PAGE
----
- To complete this step, I first read through the Department of Health PDF that provides step-by-step instructions on each of these steps. It says that with this zoning portion of the process, the first step would be to consult the City’s zoning map and zoning code.
- But the two hyperlinks in the PDF didn’t work! Well, that’s frustrating.
- So, I Googled “Philadelphia zoning map,” and the first result was the city’s Atlas mapping tool…
- But what zoning classification/category fits my would-be restaurant? To figure this out, I noted that the Department of Health PDF refers me to §14‐602 of the Zoning Code…that Zoning Code hyperlink doesn’t work (*insert eye-roll emoji*).
- The Department of Health PDF links me to the Application for Zoning/Use Registration Permit from the Department of Licenses & Inspections. This link works! It also sends me to a lengthy checklist of materials and information I’ll need to have on hand to apply for the permit, including approvals from all or some of the following departments: Streets Department for (among other things) parking or overhangs; City Planning Commission for several things including “facade changes within the Center City Control District” (?!), landscaping around parking areas, and applications for wireless service; Art Commission for any signs that extend more than 12 inches beyond the property; Fairmount Park Commission; Water Department.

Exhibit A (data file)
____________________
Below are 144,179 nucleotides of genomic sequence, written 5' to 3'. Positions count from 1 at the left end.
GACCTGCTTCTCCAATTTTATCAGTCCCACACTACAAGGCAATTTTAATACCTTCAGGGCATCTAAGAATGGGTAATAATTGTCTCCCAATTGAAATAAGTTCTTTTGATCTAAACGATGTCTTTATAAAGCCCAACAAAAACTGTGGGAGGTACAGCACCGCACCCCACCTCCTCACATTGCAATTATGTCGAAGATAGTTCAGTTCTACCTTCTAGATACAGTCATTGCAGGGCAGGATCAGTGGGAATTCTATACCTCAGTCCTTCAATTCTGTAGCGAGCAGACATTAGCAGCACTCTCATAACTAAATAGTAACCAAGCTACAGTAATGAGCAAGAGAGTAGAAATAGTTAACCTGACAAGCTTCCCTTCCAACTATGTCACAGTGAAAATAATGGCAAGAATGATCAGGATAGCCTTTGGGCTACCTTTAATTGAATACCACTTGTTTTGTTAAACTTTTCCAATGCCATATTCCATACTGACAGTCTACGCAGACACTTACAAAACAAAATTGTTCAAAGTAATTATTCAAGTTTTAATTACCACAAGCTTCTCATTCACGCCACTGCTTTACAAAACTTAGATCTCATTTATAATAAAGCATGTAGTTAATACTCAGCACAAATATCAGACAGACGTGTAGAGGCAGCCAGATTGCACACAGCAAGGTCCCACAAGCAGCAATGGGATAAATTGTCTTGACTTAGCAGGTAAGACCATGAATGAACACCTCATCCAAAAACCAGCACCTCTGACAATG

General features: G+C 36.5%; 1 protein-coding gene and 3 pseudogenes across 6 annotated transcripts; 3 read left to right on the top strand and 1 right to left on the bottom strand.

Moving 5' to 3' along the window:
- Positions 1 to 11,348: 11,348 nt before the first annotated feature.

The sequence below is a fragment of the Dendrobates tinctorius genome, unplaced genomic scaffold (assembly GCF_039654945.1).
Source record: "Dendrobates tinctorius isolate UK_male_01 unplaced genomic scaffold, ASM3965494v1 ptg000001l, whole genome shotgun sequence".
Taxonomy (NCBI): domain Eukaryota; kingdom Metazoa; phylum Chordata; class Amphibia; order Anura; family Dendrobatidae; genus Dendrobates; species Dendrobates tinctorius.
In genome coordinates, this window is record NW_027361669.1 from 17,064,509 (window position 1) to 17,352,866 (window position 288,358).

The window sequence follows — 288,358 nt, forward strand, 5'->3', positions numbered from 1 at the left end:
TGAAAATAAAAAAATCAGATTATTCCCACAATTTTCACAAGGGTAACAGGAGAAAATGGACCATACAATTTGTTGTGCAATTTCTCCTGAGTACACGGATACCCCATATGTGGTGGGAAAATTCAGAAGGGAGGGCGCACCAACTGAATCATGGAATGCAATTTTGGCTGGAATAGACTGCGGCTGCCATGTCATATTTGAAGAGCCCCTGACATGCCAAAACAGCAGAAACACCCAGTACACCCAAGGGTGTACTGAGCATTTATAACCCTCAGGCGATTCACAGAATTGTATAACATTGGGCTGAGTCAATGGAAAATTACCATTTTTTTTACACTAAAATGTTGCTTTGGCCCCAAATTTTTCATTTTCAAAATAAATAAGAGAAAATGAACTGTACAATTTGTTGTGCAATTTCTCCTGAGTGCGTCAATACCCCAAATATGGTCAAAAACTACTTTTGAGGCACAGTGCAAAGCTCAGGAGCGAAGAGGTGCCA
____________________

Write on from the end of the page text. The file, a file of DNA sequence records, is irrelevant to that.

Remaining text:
It gets worse, but you get the idea: If you have a hankering to open a restaurant—or, for that matter, any small business in Philadelphia—you have a whole bunch of crap thrown in your way that makes you feel crushingly alone. You want to do something good, something that will benefit you and your neighbors, and your city seems not to care.
That isn’t always the case elsewhere
In New York, for example, Koenig reports that there’s “a personalized step-by-step guide tool that walks you through all the information you’ll need to set up your business and jump through all the regulatory hoops.” More recently, saying that “we have used our agencies to turn the American dream into a nightmare,” New York’s Mayor Eric Adams has gone even further, issuing an executive order that reforms the small business regulatory industrial complex into a more customer-friendly experience.